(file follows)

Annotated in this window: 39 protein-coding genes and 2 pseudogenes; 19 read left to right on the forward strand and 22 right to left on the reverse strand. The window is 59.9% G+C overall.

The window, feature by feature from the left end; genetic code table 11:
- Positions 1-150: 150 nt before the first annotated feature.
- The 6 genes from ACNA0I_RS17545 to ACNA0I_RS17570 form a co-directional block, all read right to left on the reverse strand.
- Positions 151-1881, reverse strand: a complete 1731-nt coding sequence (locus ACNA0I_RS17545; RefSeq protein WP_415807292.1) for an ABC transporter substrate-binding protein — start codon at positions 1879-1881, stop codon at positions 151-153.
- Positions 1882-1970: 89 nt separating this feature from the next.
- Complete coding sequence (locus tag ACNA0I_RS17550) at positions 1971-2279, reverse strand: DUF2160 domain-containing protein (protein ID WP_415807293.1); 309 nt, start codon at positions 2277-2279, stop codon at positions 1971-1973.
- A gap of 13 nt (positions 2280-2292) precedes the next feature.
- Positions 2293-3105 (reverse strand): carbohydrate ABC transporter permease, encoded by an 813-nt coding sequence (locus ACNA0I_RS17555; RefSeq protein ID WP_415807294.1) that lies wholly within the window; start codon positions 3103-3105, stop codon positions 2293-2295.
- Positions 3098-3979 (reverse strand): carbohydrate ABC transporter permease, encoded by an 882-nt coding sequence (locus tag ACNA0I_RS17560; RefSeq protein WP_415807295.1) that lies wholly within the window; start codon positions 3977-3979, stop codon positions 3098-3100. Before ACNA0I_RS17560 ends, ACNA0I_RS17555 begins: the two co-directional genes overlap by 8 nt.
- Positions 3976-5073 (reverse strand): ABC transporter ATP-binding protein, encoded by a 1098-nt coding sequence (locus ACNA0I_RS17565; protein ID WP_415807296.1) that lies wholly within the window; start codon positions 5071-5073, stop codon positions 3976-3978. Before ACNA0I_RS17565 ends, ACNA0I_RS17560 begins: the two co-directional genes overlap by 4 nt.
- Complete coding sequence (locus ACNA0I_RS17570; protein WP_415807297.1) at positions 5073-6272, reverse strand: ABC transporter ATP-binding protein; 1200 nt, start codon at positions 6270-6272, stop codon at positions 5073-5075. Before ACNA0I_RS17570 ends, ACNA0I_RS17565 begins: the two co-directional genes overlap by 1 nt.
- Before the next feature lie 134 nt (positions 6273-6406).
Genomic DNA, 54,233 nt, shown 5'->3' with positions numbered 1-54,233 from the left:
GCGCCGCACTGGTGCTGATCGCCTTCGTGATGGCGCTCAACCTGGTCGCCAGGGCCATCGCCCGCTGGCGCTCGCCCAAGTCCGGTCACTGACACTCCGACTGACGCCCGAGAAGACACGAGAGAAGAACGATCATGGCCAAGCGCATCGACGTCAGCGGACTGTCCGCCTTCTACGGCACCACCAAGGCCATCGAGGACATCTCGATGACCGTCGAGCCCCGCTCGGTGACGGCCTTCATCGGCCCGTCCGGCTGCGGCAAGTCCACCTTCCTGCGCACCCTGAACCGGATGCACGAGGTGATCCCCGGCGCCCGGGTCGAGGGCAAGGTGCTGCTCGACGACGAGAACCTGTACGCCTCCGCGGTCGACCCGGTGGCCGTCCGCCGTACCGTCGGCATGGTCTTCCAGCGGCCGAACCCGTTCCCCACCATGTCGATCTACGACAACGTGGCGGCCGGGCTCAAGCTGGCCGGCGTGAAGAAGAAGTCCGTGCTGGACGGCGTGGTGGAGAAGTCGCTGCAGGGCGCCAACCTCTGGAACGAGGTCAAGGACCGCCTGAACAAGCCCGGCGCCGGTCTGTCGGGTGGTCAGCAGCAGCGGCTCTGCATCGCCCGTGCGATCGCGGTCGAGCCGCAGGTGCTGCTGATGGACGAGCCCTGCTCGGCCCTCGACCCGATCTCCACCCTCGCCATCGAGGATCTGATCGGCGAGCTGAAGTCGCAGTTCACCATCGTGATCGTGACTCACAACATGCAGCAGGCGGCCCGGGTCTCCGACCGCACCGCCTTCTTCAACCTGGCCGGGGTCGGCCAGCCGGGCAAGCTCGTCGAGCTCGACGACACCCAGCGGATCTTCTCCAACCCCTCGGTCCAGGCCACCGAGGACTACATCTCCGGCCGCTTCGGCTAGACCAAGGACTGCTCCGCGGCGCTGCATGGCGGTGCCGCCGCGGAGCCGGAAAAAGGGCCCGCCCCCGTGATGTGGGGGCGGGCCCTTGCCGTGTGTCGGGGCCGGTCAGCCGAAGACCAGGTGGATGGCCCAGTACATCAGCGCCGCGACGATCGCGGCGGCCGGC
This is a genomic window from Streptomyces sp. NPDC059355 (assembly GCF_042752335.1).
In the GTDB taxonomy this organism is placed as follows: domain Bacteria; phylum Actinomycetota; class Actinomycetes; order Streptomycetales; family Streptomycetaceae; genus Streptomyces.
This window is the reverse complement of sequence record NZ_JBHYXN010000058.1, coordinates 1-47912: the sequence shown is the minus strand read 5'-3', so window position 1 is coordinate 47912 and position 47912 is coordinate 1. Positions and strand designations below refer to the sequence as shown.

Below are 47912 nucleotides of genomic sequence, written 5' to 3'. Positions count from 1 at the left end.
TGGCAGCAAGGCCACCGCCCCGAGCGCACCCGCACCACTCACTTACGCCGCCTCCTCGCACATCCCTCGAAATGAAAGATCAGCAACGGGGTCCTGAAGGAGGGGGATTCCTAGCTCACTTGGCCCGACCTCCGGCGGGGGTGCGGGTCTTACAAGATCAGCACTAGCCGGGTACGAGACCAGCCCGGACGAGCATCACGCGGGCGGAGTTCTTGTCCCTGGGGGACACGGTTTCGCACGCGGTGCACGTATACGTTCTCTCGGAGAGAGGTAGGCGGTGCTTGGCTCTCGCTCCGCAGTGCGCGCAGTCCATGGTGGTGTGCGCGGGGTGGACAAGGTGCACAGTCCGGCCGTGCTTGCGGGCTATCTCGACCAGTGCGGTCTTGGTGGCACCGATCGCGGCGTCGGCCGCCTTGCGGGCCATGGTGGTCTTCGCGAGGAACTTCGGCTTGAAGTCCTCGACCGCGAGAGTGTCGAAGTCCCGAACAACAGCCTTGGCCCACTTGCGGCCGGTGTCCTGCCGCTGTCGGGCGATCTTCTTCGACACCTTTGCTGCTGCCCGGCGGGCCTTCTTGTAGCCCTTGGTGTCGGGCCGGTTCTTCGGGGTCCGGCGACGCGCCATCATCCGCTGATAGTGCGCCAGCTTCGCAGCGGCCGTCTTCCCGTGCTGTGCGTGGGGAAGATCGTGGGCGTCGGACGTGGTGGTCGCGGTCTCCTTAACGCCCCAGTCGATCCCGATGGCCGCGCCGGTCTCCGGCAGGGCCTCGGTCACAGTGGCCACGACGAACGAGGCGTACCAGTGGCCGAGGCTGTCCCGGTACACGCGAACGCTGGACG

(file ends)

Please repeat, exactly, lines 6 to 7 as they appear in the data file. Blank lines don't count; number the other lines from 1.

- Positions 1882-1970: 89 nt separating this feature from the next.
- Complete coding sequence (locus tag ACNA0I_RS17550) at positions 1971-2279, reverse strand: DUF2160 domain-containing protein (protein ID WP_415807293.1); 309 nt, start codon at positions 2277-2279, stop codon at positions 1971-1973.